From Lagos in the west to Nairobi in the east and Lusaka in the south, trendy shopping malls have sprung up across Africa as the continent’s mushrooming cities modernize and its emergent middle class swells.
With more cash in their pockets, increasing numbers of Africans are looking to shop in modern centers rather than the small, rundown, poorly stocked, often informal stores that have been the norm in the past.
It is a phenomenon that last year lured Wal-Mart, the U.S. group, to become the first mass retailer to enter the continent with a $2.4 billion deal to secure a majority holding in South Africa’s Massmart. And it reflects the strong growth Africa has enjoyed in recent years, with sub-Saharan Africa’s gross domestic product expanding at an average annual rate of more than 5 percent throughout the economic crisis that has swept across the world since 2008.
“We think of ourselves as Wal-Mart’s African investment vehicle,” said Grant Pattison, Massmart’s chief executive. “I think the global economy has got so bad that there’s a realization that with South America, India and Asia tapped . . . there’s only one large billion-sized population left in the world, and that is Africa.”
So far, it has been South African companies, the continent’s largest and most sophisticated, that have been leading the charge.
Shoprite, Africa’s biggest retailer, last month announced the opening of its first store in Kinshasa, capital of Congo, a country better known for conflict and crisis than shopping. Shoprite has operations in 17 African countries and about 115 supermarkets outside South Africa.
Woolworths, a Cape Town-based retailer, has plans to open 14 stores outside its home market this financial year and to almost double its stores across the continent, excluding South Africa, to 104 in the next two to three years.
John Fraser, who heads Woolworths’ international division, said the expansion has been encouraged by the conscious effort African governments are making to diversify their economies away from dependence on resources. But, he added, “the other thing that’s happening for us is increasing urbanization in Africa . . . and a growing middle class, which is really our target customer.”
Woolworths has stores in a dozen countries outside South Africa, and its sales outside South Africa have tripled in the past two years, Fraser said.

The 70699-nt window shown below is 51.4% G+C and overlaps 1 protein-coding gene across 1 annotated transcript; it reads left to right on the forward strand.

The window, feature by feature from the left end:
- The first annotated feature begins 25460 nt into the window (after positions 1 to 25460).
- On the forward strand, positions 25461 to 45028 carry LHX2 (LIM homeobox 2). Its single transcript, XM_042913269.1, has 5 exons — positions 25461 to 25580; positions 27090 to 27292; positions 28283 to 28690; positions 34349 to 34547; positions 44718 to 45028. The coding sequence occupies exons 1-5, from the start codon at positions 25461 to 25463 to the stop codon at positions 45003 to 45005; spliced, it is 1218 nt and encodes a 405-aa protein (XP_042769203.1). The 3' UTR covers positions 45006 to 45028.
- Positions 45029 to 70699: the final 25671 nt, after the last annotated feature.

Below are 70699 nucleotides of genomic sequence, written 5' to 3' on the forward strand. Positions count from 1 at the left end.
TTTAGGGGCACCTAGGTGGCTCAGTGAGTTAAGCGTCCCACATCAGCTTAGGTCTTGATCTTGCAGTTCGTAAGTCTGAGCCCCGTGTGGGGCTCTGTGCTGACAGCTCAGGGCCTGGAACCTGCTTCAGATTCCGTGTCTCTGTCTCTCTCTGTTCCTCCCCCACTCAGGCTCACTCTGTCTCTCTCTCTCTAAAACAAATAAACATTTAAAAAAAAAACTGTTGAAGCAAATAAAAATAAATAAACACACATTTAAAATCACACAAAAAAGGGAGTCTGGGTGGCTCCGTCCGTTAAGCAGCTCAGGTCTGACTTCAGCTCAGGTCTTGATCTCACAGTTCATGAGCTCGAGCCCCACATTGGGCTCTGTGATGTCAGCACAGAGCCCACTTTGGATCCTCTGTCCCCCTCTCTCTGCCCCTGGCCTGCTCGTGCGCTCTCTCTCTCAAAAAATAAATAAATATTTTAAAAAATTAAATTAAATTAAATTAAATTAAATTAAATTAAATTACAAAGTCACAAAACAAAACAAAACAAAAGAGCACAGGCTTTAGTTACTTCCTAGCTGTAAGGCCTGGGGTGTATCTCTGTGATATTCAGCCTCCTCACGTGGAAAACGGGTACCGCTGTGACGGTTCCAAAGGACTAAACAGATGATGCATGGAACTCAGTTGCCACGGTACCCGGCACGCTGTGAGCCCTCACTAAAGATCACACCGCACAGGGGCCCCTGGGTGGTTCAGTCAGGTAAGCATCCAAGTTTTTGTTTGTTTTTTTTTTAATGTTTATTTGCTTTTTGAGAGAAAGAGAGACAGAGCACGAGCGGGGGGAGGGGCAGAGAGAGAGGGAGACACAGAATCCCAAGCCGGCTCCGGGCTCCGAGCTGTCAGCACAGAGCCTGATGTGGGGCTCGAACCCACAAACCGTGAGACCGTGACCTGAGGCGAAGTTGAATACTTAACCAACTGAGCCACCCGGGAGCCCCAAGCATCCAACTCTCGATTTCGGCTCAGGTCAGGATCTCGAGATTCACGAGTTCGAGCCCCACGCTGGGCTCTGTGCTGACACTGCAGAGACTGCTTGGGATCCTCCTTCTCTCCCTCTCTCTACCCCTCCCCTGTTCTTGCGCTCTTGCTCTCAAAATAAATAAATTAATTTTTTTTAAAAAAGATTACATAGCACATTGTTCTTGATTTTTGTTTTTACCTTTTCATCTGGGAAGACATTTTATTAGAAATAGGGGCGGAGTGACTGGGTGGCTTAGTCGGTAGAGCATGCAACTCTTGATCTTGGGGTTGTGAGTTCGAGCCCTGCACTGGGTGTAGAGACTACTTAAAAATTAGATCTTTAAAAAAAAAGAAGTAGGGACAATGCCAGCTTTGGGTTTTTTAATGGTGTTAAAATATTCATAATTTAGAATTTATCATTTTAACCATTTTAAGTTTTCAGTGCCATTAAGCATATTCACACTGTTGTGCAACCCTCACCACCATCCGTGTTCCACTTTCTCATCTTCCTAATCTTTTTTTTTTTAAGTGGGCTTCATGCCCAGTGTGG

Oil-rich countries such as Nigeria, Angola and Ghana are among the markets being targeted. But for all the enthusiasm and potential, the hurdles can be daunting — Africa’s 1 billion people are spread across 54 diverse countries with different cultures, languages and demographics. There are sizeable bureaucratic and logistical barriers, and searching for the requisite real estate can be a big stumbling block. Massmart, for example, has been unable to secure the property it needs to break into Angola and Kenya.
Massmart opened its first store outside of South Africa in the mid-1990s in Botswana and has operations in 12 countries. It has two stores in Nigeria — deemed the golden goose of the retailing sector — and hopes to open another four in the country. But it could take years reach its targets, primarily because of issues of finding the right property, Pattison said. “It’s very, very difficult. . . . It’s a complicated country, no doubt about that,” he said.
Still, Pattison said that the harder it is to operate, the “more profit opportunity there is,” and Massmart is planning to open food retail outlets across the continent. “People moving from a rural lifestyle to an urban lifestyle need to be serviced,” he said. “We will now transform Massmart into an African company.”
Not everyone is convinced. Ademola Olugunde, a 40-year-old electrical engineer who lives in Australia, was shocked by prices at the Ikeja City Mall.
“This place is a make-believe that everything is well in Nigeria and is not what people need. Step across the road, and you see the poverty; the reality is that it is really tough out there. Fancy malls are for the [wealthiest] 1 percent.”
But Nigeria’s huge population of 160 million — Lagos alone has more than 11 million — means that still adds up to a lot of potential customers eager to embrace the convenience. “I can’t take my baby to shop in the market, with all the traffic, people and noise,” said Zaynab Salami, 32, who works for the National Blood Transfusion Service and was pushing her trolley with her 10-month-old son sitting inside. “But I can here.”
— Financial Times
England reported from Johannesburg.